Requirement #2: Flexibility to Accommodate the Unforeseen 

Dentistry is no stranger to surprises. A patient could stroll in late, a tooth could suddenly play hard to get during an extraction, or a patient might be feeling a bit too immune to anesthesia. This is where the true mettle of your scheduling system shines—it must be flexible, capable of handling unexpected curveballs without letting the entire day spiral out of control.  

This adaptability is key. Without it, a single hiccup could potentially disrupt the entire schedule. Your system needs to be unyielding in the face of the unexpected, ensuring that the show goes on smoothly. 

Requirement #3: A Platform for Expansion 

Let’s talk about expansion. Your system shouldn’t just be a one-trick pony; it should serve as a launchpad for growth.  

Let’s say you’re doing $60,000 a month and things run smoothly on a 30-hour workweek. Good—but what happens if you up your production? Will your schedule start to buckle when you’re doing $100,000+ per month?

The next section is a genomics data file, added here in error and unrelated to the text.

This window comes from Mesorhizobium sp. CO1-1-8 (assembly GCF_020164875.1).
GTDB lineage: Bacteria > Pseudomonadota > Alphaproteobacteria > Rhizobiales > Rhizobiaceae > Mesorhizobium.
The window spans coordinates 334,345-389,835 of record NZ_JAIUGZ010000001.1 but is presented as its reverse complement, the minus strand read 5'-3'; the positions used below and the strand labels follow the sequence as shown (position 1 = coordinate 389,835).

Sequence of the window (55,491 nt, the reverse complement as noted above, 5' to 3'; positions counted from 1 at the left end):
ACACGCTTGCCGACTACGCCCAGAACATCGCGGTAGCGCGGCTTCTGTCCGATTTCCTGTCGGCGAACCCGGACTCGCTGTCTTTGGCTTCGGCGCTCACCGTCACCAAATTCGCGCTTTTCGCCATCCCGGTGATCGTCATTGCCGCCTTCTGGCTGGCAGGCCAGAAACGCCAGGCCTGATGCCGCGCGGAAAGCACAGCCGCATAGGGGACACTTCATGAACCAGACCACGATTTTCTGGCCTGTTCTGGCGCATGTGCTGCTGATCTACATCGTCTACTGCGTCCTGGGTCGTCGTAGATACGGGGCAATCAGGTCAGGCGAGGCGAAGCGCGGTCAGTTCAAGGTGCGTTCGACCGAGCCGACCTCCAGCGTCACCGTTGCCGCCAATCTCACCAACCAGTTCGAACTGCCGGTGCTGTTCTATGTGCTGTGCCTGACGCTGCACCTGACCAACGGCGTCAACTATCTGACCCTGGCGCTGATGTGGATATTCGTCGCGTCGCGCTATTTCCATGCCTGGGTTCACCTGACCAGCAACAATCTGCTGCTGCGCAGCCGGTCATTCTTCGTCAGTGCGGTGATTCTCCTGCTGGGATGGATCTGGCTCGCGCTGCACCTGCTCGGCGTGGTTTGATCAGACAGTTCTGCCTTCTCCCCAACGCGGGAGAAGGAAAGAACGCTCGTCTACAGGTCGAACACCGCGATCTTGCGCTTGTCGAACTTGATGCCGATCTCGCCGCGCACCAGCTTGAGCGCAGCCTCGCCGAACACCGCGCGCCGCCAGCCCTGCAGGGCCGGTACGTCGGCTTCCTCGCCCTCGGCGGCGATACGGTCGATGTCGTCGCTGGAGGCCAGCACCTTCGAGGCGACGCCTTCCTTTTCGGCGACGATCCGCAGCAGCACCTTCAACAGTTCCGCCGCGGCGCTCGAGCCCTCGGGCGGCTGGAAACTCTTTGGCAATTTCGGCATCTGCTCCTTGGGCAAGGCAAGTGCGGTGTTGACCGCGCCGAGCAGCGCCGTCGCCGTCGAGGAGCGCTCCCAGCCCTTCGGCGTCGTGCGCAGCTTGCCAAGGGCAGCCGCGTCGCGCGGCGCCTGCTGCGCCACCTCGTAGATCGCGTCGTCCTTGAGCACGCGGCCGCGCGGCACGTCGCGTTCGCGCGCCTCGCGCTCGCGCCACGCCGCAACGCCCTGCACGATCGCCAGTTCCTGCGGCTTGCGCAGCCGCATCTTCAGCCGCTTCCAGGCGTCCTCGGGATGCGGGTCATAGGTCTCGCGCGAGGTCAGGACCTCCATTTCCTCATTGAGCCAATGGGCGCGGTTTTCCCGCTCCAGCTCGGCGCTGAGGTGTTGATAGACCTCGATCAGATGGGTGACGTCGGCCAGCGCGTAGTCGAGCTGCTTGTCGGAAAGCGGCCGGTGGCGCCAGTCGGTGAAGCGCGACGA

If scaling up and reaching new heights is on your horizon, then your system must be up to the challenge. It should seamlessly accommodate increased patient volumes, ramp up efficiency levels, and possibly even provide space for additional providers in the mix. 

Requirement #4: Dedicated Time for Treatment Acceptance 

Selling is an art, and in dentistry, it’s an indispensable one. To hit that daily production target, you need adequate time to sell treatment plans to your patients.  

This slot isn’t just about time; it’s about creating an environment where you can communicate effectively with your patients about their treatment options. Time is your communication bridge.  

Most dentists focus so much on production, production, production that a little extra space for treatment presentation/consults feels like “wasted time.” But when you start doing multiple build ups and crowns in a single appointment instead of just the one crown insurance covers, you’ll see how much more efficient it is to dedicate a little more to case acceptance.